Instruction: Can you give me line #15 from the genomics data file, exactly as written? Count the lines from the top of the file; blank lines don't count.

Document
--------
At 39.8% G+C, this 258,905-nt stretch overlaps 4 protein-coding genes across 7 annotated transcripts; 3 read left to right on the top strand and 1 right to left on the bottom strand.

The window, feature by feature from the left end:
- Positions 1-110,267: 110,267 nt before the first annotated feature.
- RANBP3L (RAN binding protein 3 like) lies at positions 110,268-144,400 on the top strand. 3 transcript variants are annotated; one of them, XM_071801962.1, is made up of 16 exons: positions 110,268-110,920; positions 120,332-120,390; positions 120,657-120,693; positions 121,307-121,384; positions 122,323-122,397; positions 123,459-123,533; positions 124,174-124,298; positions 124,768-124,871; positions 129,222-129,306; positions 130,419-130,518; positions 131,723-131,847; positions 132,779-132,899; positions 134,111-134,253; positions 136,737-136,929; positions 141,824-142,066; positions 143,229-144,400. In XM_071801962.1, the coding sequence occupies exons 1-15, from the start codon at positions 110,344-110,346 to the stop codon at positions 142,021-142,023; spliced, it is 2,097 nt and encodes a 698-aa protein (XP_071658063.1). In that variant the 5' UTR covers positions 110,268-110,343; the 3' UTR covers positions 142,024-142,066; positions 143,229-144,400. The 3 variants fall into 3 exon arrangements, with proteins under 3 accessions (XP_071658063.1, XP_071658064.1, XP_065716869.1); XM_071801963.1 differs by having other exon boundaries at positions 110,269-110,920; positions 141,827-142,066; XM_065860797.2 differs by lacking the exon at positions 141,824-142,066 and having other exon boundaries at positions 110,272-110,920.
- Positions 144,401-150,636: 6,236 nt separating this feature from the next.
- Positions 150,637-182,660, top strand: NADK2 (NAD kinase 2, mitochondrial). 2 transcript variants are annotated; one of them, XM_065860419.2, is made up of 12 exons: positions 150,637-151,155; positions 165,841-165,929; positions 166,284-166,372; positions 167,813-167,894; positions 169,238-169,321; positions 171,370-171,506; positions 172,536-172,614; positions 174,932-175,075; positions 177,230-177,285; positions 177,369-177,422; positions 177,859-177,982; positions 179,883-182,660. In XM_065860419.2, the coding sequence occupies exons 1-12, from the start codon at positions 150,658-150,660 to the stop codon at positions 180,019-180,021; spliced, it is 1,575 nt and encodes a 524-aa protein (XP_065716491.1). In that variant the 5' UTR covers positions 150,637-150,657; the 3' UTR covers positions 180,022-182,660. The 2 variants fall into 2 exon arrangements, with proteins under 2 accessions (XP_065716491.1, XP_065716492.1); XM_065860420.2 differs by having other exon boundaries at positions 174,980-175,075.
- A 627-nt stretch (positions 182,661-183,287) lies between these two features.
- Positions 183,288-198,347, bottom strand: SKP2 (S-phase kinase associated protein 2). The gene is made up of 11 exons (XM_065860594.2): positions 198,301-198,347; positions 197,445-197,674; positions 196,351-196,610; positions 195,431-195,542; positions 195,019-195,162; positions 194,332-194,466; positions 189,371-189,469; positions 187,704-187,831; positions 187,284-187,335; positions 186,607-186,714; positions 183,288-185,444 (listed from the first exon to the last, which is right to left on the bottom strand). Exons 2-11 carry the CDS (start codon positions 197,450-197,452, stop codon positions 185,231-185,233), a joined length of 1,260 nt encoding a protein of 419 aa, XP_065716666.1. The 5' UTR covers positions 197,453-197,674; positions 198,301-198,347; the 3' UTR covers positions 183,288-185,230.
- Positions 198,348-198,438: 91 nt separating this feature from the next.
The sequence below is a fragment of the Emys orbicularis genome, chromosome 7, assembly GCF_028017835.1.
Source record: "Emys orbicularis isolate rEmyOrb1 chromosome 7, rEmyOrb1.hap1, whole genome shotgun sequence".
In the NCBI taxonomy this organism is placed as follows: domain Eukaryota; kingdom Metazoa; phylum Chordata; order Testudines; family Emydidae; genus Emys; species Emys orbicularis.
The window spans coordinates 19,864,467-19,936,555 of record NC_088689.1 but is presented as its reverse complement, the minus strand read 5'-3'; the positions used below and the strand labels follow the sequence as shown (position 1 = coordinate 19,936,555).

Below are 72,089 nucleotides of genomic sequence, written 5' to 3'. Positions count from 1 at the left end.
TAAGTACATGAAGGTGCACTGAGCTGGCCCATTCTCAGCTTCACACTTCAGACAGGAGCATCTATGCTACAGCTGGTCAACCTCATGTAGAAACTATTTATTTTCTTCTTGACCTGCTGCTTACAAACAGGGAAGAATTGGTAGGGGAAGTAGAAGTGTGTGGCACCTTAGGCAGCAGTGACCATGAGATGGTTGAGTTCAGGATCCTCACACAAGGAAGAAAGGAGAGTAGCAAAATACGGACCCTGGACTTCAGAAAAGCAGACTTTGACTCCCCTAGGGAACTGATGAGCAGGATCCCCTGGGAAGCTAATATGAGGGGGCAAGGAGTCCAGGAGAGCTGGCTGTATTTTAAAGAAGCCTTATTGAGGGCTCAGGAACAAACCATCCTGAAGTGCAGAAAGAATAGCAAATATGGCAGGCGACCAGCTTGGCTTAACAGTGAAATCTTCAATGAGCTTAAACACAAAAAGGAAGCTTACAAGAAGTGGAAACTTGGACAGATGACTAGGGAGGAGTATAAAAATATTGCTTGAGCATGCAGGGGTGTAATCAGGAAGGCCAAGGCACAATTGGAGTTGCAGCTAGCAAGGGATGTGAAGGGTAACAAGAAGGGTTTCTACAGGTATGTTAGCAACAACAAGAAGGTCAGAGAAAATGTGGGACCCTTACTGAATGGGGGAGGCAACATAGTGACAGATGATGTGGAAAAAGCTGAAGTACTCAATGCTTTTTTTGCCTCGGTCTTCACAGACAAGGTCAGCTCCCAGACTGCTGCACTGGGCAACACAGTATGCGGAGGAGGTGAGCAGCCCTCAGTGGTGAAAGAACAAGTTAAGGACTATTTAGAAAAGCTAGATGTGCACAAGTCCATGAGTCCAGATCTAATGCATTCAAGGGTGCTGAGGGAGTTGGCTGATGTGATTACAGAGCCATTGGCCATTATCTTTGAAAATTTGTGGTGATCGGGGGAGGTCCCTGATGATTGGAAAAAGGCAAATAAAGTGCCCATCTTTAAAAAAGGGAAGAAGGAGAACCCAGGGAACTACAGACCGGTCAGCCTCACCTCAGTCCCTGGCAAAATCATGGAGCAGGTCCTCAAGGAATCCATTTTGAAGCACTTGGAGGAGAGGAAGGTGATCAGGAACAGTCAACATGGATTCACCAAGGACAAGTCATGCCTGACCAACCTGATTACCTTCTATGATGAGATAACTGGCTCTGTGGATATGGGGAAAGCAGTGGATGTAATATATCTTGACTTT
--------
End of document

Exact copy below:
TAAGTACATGAAGGTGCACTGAGCTGGCCCATTCTCAGCTTCACACTTCAGACAGGAGCATCTATGCTACAGCTGGTCAACCTCATGTAGAAACTATTTATTTTCTTCTTGACCTGCTGCTTACAAACAGGGAAGAATTGGTAGGGGAAGTAGAAGTGTGTGGCACCTTAGGCAGCAGTGACCATGAGATGGTTGAGTTCAGGATCCTCACACAAGGAAGAAAGGAGAGTAGCAAAATACGGACCCTGGACTTCAGAAAAGCAGACTTTGACTCCCCTAGGGAACTGATGAGCAGGATCCCCTGGGAAGCTAATATGAGGGGGCAAGGAGTCCAGGAGAGCTGGCTGTATTTTAAAGAAGCCTTATTGAGGGCTCAGGAACAAACCATCCTGAAGTGCAGAAAGAATAGCAAATATGGCAGGCGACCAGCTTGGCTTAACAGTGAAATCTTCAATGAGCTTAAACACAAAAAGGAAGCTTACAAGAAGTGGAAACTTGGACAGATGACTAGGGAGGAGTATAAAAATATTGCTTGAGCATGCAGGGGTGTAATCAGGAAGGCCAAGGCACAATTGGAGTTGCAGCTAGCAAGGGATGTGAAGGGTAACAAGAAGGGTTTCTACAGGTATGTTAGCAACAACAAGAAGGTCAGAGAAAATGTGGGACCCTTACTGAATGGGGGAGGCAACATAGTGACAGATGATGTGGAAAAAGCTGAAGTACTCAATGCTTTTTTTGCCTCGGTCTTCACAGACAAGGTCAGCTCCCAGACTGCTGCACTGGGCAACACAGTATGCGGAGGAGGTGAGCAGCCCTCAGTGGTGAAAGAACAAGTTAAGGACTATTTAGAAAAGCTAGATGTGCACAAGTCCATGAGTCCAGATCTAATGCATTCAAGGGTGCTGAGGGAGTTGGCTGATGTGATTACAGAGCCATTGGCCATTATCTTTGAAAATTTGTGGTGATCGGGGGAGGTCCCTGATGATTGGAAAAAGGCAAATAAAGTGCCCATCTTTAAAAAAGGGAAGAAGGAGAACCCAGGGAACTACAGACCGGTCAGCCTCACCTCAGTCCCTGGCAAAATCATGGAGCAGGTCCTCAAGGAATCCATTTTGAAGCACTTGGAGGAGAGGAAGGTGATCAGGAACAGTCAACATGGATTCACCAAGGACAAGTCATGCCTGACCAACCTGATTACCTTCTATGATGAGATAACTGGCTCTGTGGATATGGGGAAAGCAGTGGATGTAATATATCTTGACTTT